BlancoRoad Inaugural poet Richard Blanco, whose poem Until We Could was brought to life last week in a gorgeous Freedom to Marry video, speaks to NPR about his coming out process: "I really didn't end up coming out until much later in life ... and what really fascinated me as a writer and as an investigator is, how does that happen? How is it that moment by moment the next notch of courage, the next notch of self-understanding — even though you know you're gay at 12, 13, 14 [years old], those words can't even enter your mind. You can't even have the vocabulary; you don't say "Gee, I think I'm gay." No, it doesn't happen that way. It's just a slow sort of easing into, and all the little things that propel you to that place, all the people that support and move you an inch in that direction. The moment of coming out is really the end of a story — and the beginning of a new one, obviously, but it's really the whole life story to get to that moment."

 Road Now that George Clooney and Amal Alamuddin's wedding is over, the honeymoon rumors can begin

Road Annie Lennox calls Beyonce a "feminist lite" in an interview with PrideSource. Said Lennox: "I would call that "feminist lite." L-I-T-E. I'm sorry. It's tokenistic to me. I mean, I think she's a phenomenal artist - I just love her performances - but I'd like to sit down (with her). I think I'd like to sit down with quite a few artists and talk to them. I'd like to listen to them; I'd like to hear what they truly think."

Road J-Lo got rear ended by a drunk guy over the weekend.

Kerry degmanRoad Male model Monday: Kerry Degman.

Road PotatoStock 2014, the $55,000 Kickstarter potato salad charity bash, took place over the weekend in Columbus.

Road John Oliver is confused why Ayn Rand is still popular. 

 Road Ferguson protests have resumed in the wake of the burning of a community-made Michael Brown memorial and the delayed apology from Police Chief Tom Jackson.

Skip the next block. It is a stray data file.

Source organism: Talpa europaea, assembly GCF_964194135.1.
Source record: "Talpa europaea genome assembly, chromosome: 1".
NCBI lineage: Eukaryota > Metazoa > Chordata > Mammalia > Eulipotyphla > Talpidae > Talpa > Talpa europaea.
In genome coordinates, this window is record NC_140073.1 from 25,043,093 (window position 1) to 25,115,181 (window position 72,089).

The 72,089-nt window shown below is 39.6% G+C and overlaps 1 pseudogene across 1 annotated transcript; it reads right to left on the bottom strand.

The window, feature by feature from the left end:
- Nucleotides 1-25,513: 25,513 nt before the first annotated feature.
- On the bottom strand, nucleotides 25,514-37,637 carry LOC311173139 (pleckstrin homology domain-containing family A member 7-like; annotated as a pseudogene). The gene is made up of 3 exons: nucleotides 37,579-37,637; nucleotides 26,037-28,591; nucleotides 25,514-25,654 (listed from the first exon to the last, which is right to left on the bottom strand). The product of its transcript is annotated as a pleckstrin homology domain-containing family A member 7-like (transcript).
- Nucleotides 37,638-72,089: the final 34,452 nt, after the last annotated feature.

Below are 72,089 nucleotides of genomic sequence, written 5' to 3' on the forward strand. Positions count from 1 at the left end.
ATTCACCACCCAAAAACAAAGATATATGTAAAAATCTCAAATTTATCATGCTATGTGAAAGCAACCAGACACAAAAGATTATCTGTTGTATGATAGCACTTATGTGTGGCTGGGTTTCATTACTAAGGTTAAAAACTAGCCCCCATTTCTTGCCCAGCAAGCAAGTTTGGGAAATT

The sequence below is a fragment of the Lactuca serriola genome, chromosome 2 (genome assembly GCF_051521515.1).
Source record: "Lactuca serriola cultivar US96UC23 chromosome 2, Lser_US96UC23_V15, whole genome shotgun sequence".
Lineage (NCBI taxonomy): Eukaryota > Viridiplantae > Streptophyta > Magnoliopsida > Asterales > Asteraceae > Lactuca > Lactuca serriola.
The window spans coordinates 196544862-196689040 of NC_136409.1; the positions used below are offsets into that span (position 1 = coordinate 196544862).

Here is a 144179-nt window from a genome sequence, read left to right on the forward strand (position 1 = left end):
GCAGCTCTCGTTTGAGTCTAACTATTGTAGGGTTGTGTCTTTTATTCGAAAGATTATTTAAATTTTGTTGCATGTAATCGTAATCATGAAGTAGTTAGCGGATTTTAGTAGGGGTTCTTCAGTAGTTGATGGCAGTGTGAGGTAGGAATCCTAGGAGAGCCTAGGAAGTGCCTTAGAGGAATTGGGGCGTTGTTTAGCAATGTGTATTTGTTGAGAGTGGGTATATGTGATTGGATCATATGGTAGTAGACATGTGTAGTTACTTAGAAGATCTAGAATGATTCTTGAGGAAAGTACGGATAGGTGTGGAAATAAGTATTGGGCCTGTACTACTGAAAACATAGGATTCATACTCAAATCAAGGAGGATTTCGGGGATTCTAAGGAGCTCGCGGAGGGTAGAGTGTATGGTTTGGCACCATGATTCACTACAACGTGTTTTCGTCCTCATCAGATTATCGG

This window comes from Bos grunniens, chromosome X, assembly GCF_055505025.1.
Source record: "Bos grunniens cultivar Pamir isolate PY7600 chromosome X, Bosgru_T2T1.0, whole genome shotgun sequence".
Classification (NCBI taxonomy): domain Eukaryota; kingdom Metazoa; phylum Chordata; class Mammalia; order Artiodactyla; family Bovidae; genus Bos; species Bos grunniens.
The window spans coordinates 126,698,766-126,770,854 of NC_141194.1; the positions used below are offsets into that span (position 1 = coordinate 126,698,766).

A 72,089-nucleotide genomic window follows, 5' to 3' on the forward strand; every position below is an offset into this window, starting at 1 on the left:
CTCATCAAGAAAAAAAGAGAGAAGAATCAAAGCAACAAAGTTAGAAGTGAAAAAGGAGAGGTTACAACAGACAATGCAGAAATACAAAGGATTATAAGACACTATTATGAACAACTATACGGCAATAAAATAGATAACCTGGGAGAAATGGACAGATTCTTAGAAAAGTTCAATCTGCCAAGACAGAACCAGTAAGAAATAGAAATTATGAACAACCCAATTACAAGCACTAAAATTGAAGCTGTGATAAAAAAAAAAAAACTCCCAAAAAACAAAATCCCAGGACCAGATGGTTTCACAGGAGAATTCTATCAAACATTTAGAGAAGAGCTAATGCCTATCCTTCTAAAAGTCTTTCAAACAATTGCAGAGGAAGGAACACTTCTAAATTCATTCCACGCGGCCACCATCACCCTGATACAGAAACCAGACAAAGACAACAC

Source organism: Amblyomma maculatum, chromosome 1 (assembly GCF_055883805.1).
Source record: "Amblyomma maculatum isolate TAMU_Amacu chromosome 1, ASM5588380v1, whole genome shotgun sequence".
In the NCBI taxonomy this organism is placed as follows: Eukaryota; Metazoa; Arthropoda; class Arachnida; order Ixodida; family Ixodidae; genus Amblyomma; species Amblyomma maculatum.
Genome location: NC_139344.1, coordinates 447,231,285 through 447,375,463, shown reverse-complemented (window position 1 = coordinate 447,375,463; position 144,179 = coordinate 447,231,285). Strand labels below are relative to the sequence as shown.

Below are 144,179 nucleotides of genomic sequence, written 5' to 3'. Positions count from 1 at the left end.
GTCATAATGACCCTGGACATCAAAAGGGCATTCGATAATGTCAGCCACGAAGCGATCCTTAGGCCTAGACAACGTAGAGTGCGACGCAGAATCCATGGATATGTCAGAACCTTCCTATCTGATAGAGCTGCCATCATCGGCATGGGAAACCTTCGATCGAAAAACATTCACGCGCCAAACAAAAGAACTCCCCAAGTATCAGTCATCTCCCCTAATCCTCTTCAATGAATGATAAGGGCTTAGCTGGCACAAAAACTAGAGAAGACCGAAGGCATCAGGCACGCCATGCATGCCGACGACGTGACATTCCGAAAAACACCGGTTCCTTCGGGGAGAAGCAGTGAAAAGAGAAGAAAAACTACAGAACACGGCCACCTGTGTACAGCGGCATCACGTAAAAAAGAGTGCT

Road A private memorial for Robin Williams was held at the Curran Theatre in San Francisco over the weekend, with Danny DeVito, Whoopie Goldberg, Ben Stiller, George Lucas, Gov. Jerry Brown,Nancy Pelosi, Billy Crystal, and others in attendance. 


Anti-gay Activist Peter LaBarbera Compares Himself to a Persecuted Jew Living in Nazi Germany: AUDIO

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Joining Scott Lively and Liberty Counsel's Mat Staver in their baffled frustration with being included in the Human Rights Campaign's new "Export of Hate" report, Peter LaBarbera of Americans for Truth About Homosexuality likened himself and the others on the hate list to persecuted Jews living in Nazi Germany.

Said LaBarbera on Janet Mefferd's conservative radio program:

"We just have to trust in God to protect us. But I do think that they're doing to us what the Nazis did to the Jews. They're intentionally demonizing us..."

Listen to the clip, AFTER THE JUMP...

Continue reading "Anti-gay Activist Peter LaBarbera Compares Himself to a Persecuted Jew Living in Nazi Germany: AUDIO" »


Court of Appeal of Florence Reverses Lower Ruling on Italy's First Recognized Gay Marriage

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The Court of Appeal of Florence has reversed an April ruling that recognized a gay couple as married for the first time in Italy, AFP reports:

ChigiottiThe Court of Appeal reversed the lower decision of judge Paolo Cesare Otatti due to a problem of "standings". According to the Court, the couple - Giuseppe and Stefano - would have appointed the Mayor as the defendant and not the Comune (County) and this mistake could have been solved if the Mayor of Grosseto, Emilio Bonifazi (Democratic Party), had appeared before the Court. Now the case is remanded to the District Court of Grosseto.

Joseph Chigiotti and Stefano Bucci, the couple at the center of the case, were married in New York in 2012 but had been denied registration in Italy following their marriage.

[image via source]


What's Happening at the Supreme Court Right Now

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BY ARI EZRA WALDMAN

The justices of the Supreme Court are meeting right now to discuss a slew of petitions for hearings. There are seven such petitions on marriage equality cases from Oklahoma, Indiana, Utah, Wisconsin, and Virginia.

Regular Towleroad readers will recall our review of these cases here (discussing the Tenth Circuit decision declaring Utah's ban unconstitutional), here (discussing a similar decision about Virginia's ban at the Fourth Circuit), here (discussing the "Posner treatment" that lawyers for Indiana and Wisconsin got at the Seventh Circuit), and here (discussing the Seventh Circuit decision).